6. CBD Pharmacology
  7. CBD: Mechanism of Cell Protection and Antiischemic Effect
  8. CBD and Experimental Model of ADs
  9. CBD and Control of Movement Disorders: ALS and Parkinson and Huntington Disease
  10. CBD and MS
  11. CBD and Prion Diseases
  12. Conclusions
  13. Acknowledgments
  14. Conflict of Interest
  15. References

In the present article, the current literature regarding CBD use in preclinical and clinical studies has been revised, underlying the potential of CBD in the prevention of the main neurodegenerative disorders and the clinical management of symptoms related to these pathologies. Although the range of its clinical effect is impressive; however, to date, the molecular mechanisms through which CBD exerts its action remain elusive. As a result, this phytocannabinoid may represent a lead compound for the development of therapeutics that are able to exert neuroprotection as well as to operate against neuroinflammatory component of neurodegenerative disorders.

Neurodegenerative Disorders

  1. Top of page
  2. Abstract
  3. Introduction
  4. Neurodegenerative Disorders
  5. Cannabinoids or, Even Better, Cannabidiol?
  6. CBD Pharmacology
  7. CBD: Mechanism of Cell Protection and Antiischemic Effect
  8. CBD and Experimental Model of ADs
  9. CBD and Control of Movement Disorders: ALS and Parkinson and Huntington Disease
  10. CBD and MS
  11. CBD and Prion Diseases
  12. Conclusions
  13. Acknowledgments
  14. Conflict of Interest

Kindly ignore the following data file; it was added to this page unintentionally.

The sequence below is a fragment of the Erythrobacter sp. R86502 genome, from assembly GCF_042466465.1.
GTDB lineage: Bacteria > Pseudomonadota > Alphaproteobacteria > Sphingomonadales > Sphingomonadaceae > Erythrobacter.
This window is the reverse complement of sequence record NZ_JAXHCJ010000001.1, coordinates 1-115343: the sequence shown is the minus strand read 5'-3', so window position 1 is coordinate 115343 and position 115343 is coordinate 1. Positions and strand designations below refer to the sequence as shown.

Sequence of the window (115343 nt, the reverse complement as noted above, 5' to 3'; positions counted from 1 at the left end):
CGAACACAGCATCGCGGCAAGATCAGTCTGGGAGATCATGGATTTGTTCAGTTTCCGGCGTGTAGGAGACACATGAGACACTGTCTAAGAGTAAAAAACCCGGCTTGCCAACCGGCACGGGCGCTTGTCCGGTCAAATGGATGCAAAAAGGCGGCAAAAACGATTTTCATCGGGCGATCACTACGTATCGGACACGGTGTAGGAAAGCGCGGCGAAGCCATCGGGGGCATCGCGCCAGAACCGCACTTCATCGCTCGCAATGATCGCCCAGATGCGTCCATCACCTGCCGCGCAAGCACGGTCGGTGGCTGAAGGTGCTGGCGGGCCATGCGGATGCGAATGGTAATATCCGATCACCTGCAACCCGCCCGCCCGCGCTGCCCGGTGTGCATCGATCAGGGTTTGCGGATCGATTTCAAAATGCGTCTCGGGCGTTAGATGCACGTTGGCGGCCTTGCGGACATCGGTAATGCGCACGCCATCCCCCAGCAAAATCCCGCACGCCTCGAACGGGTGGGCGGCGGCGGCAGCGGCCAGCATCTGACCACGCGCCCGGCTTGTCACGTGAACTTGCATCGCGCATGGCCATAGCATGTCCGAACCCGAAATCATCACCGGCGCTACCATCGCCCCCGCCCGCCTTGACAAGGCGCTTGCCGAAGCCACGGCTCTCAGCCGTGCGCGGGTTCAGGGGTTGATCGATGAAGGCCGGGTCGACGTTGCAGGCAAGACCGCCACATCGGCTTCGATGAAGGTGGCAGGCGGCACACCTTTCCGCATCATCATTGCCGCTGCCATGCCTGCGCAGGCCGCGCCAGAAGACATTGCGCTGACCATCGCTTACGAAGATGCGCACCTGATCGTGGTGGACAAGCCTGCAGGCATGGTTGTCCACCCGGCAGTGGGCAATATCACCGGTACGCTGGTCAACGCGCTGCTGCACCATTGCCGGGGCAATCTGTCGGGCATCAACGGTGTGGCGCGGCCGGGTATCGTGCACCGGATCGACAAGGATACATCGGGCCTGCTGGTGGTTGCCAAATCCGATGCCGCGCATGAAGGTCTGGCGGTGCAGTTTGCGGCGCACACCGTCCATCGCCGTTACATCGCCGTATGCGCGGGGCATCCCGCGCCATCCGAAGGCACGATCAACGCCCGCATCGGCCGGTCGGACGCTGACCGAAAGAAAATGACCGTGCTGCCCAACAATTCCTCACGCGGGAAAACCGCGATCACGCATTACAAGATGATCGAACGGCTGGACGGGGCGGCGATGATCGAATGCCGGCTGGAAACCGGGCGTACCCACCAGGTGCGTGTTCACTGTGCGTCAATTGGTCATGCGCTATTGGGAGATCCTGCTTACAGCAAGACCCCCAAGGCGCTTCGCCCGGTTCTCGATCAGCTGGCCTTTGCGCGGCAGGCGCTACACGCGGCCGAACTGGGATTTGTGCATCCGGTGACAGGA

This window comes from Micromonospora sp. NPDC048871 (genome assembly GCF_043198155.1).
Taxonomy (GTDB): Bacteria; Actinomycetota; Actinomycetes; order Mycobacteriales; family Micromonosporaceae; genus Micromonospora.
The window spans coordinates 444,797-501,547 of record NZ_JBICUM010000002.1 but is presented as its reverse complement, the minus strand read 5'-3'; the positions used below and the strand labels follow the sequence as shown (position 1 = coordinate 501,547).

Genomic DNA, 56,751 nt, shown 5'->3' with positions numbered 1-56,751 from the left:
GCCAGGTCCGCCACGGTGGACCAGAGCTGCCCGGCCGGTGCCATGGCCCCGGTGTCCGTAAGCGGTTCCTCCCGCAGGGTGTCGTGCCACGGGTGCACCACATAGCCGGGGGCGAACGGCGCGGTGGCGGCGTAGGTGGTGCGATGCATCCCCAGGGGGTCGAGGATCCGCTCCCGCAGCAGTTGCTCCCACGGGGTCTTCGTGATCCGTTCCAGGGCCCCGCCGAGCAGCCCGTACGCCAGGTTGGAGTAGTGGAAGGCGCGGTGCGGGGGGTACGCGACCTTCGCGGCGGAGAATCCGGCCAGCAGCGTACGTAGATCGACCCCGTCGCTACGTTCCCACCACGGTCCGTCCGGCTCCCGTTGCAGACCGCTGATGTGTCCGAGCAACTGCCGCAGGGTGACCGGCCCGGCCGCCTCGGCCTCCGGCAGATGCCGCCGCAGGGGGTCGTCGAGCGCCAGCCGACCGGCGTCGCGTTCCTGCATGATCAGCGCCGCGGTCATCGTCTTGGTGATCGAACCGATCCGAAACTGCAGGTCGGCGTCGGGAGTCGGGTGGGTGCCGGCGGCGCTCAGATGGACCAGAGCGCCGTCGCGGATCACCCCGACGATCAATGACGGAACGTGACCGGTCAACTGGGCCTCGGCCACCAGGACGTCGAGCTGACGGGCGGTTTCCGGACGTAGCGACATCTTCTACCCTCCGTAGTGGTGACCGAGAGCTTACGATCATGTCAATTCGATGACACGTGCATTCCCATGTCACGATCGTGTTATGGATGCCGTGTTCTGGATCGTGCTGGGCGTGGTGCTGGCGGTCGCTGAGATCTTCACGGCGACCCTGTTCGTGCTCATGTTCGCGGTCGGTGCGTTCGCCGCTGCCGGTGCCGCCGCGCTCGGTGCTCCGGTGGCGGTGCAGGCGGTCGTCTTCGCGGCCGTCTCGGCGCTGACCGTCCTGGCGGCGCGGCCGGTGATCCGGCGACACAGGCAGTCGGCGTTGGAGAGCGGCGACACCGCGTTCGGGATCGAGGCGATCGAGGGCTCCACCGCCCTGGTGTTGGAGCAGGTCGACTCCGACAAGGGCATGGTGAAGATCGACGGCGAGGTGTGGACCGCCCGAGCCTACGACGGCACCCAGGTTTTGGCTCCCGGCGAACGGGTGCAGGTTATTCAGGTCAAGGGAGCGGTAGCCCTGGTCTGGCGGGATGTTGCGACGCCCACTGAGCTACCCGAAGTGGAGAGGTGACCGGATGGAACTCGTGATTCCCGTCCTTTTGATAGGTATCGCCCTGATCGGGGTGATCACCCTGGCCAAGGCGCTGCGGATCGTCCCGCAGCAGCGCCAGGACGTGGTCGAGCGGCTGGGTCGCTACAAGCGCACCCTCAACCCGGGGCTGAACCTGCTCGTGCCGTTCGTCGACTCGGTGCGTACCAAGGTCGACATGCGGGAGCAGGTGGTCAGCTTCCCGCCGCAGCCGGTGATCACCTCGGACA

15. References

Neurodegenerative diseases, from Greek vɛυρo-, néuro-, “nerval” and Latin dēgenerāre, “to decline”, are characterized by a slow progressive neuronal loss in specific brain areas, which leads to the observed clinical manifestations [1]. Although they have different etiologies, most of them share similar histomorphological features, such as neuronal loss, gliosis, and the presence of aggregates of misfolded or aberrant proteins [2,3]. Neurodegenerative diseases are characterized by cognitive, motor, and/or behavioral dysfunctions. This clinical heterogeneity is in large part attributable to pathological variability and the characteristic topographic pattern of central nervous system (CNS) involvement, displayed by each particular disease entity, the latter being determined by the selective vulnerability of brain cells to the disease process. Neurodegenerative diseases may be crudely divided into two major groups according to phenotypic features: conditions causing problems with movements, or conditions affecting memory and related to dementia [2]. Neurodegenerative disorders usually extend over a decade. Neurodegeneration begins long before patients experience any symptoms, which are noticed only when many cells are irreversibly damaged and cease to function, so that the actual onset of disease precedes clinical manifestations by many years.